Contact the Senate about the NIH Public Access Policy

Use the ALA Action Alert to send a message to your Senator about the NIH Public Access Policy.

Under "Compose Message" in the form, I suggest that you shorten the Subject to "Support the NIH Public Access Policy." As an "Issue Area" you might use "Budget" or "Health." Be sure to fill in your salutation and phone number; they are required to send an e-mail even though the form does not show them as required fields.

Cut and paste the below talking points text into the "Editable text to" section of the form as the message or write your own. If you use the below text, I'd suggest that you preface it with a short personalized message, such as: "I've been a resident of your district for [?] years, and, as a [?], I'm very concerned about the following issue." This will increase the impact of your message with Congressional staff.

The Senate Appropriations Committee passed the
FY 2008 Labor-HHS-Education appropriations bill
with language directing the National Institutes
of Health (NIH) to change its Public Access Policy
so that it requires NIH-funded researchers to
deposit copies of agency-funded research articles
into the National Library of Medicine's online archive.

This change is necessary for the policy to
achieve its goals: to expand use of NIH research
findings, enhance management of NIH's substantial
research portfolio, and provide for a sustainable
archive of research results funded with U.S. tax

Widespread dissemination of research results is
an essential, inseparable component of our
nation's investment in science and a right of the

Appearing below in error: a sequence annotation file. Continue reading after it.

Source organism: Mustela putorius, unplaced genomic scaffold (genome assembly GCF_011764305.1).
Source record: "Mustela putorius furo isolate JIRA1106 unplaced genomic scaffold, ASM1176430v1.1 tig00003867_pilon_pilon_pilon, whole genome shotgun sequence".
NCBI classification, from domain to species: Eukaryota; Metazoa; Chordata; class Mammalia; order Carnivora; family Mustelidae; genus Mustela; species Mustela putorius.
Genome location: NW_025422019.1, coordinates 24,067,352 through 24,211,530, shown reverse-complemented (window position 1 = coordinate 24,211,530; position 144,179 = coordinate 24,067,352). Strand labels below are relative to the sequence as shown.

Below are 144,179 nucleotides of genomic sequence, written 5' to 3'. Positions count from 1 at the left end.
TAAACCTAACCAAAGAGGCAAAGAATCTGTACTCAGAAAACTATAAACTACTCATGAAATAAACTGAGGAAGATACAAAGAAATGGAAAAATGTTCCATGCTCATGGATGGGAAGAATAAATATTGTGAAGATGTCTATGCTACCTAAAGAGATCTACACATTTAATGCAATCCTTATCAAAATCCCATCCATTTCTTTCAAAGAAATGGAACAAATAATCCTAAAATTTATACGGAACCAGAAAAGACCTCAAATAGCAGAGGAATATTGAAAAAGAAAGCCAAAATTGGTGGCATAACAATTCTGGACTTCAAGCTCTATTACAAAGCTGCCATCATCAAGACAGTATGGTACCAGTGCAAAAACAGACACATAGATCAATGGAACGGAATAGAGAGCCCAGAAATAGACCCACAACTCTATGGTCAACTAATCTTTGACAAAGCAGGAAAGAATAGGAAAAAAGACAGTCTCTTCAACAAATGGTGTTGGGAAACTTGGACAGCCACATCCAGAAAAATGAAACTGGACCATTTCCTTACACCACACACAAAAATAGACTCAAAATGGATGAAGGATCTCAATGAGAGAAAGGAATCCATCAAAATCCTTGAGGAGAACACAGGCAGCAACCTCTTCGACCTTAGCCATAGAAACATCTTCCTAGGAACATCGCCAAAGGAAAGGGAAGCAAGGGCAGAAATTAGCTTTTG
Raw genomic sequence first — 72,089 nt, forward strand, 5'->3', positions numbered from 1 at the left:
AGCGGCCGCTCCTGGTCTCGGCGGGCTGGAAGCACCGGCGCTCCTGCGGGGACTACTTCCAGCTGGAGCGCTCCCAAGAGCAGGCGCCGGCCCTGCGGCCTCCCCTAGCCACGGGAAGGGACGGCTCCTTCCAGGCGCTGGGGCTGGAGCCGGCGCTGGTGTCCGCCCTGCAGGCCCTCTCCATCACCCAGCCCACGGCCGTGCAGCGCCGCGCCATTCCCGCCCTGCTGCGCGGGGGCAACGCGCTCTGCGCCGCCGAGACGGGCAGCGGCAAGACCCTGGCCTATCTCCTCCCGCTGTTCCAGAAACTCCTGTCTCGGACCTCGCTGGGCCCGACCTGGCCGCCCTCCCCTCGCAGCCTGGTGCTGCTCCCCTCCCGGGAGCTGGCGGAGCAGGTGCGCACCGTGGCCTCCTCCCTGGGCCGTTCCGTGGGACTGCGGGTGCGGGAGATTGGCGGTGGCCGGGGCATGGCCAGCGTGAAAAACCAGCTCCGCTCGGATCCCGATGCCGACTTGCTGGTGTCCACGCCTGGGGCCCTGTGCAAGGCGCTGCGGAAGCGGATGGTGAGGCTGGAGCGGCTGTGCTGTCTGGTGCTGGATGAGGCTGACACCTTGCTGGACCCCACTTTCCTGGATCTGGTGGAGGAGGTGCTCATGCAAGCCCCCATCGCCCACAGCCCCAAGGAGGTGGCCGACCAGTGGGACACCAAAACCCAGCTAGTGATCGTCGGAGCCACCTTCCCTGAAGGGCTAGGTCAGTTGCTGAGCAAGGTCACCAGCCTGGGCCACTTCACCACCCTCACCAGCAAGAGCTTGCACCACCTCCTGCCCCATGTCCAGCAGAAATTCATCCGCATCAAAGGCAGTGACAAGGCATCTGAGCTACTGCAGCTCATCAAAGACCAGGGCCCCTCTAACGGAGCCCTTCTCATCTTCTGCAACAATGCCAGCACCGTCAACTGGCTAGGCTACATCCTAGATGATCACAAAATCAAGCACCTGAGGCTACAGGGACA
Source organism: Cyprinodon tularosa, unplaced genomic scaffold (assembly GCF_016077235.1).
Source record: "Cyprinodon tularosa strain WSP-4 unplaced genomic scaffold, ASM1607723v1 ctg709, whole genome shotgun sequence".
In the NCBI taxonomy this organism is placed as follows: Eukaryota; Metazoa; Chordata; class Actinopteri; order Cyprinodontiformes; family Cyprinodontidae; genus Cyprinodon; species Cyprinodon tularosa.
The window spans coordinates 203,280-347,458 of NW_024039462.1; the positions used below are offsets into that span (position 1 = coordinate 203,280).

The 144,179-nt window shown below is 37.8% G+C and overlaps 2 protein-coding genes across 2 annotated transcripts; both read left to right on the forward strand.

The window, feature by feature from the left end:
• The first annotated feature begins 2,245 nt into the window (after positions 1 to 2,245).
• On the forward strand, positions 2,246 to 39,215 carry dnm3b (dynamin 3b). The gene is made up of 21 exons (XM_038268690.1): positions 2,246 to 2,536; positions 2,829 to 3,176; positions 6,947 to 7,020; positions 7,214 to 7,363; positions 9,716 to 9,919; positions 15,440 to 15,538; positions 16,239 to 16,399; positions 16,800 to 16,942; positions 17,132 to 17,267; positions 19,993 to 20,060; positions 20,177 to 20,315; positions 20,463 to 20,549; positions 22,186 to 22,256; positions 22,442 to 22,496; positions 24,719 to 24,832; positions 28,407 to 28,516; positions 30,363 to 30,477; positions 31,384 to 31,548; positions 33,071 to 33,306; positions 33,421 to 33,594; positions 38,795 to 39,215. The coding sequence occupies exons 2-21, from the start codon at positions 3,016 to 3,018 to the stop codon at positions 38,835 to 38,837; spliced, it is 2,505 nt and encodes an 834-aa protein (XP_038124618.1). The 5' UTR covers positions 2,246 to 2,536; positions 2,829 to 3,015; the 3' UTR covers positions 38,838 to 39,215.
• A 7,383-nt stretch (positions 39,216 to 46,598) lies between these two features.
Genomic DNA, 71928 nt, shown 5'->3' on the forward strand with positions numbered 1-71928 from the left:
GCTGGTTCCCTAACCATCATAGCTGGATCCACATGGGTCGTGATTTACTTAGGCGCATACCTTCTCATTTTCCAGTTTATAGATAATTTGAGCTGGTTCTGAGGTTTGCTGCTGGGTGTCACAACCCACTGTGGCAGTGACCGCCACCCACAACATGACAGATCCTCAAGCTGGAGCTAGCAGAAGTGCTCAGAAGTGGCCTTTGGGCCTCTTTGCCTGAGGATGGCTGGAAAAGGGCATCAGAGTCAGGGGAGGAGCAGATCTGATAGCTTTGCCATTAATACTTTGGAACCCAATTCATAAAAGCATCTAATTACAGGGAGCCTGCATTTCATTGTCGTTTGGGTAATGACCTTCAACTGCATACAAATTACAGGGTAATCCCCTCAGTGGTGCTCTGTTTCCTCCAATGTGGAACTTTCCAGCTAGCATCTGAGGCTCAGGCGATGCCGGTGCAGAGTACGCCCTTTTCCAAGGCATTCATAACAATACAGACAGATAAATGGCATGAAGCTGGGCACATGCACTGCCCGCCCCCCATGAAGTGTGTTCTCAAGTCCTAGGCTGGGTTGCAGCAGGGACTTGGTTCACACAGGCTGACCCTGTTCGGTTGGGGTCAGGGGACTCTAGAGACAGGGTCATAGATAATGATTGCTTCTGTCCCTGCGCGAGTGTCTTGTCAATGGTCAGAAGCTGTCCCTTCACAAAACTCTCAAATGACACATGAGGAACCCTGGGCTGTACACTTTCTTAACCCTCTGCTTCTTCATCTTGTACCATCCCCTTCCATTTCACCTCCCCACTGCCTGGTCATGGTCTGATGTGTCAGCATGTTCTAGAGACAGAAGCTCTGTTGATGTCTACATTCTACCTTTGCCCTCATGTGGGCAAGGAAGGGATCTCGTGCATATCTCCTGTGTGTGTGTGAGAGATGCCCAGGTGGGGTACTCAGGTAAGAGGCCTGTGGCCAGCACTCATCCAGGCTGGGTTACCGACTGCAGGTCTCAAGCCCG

American taxpayer. It is only through use that we
obtain value from this investment, so the open
sharing of medical advances and scientific
findings will increase and accelerate the return
of benefits to taxpayers.

Public access to research will drive taxpayer
benefits such as accelerated scientific
advancement, enhanced national competitiveness,
and improved public health.

Unfortunately, access to scientific and medical
publications has lagged behind the wide reach of
the Internet into U.S. homes and institutions.
Fees for access to federally supported research
unnecessarily limit U.S. taxpayer access to
findings that result from the outlay of public

Mandatory NIH public access removes imposing
barriers, making the results of taxpayer-funded
research readily available online at no extra
charge to every scientist as well as to small
businesses, patients, physicians and clinicians,
students and educators, and the American public
without disrupting the important peer-review

Over the more than two years since its
implementation, the NIH's current voluntary
policy has failed to achieve any of the agency's
stated goals, attaining a deposit rate of less
than 5% by individual researchers. A mandate is
required to ensure deposit in NIH's online
archive of articles describing findings of all
research funded by the agency.

Mandatory public access to taxpayer-funded
research at the NIH has the full support of the
NIH Director, as well as broad bipartisan support
in Congress.

Arguments that mandatory public access would violate U.S.
treaty obligations have no merit (see:

I urge you to approve without change the
language included in the Senate Appropriations
Committee's FY 2008 Labor-HHS-Education
appropriations bill directing the NIH to
implement a mandatory policy ensuring free,
timely access to all research articles stemming
from NIH-funded research.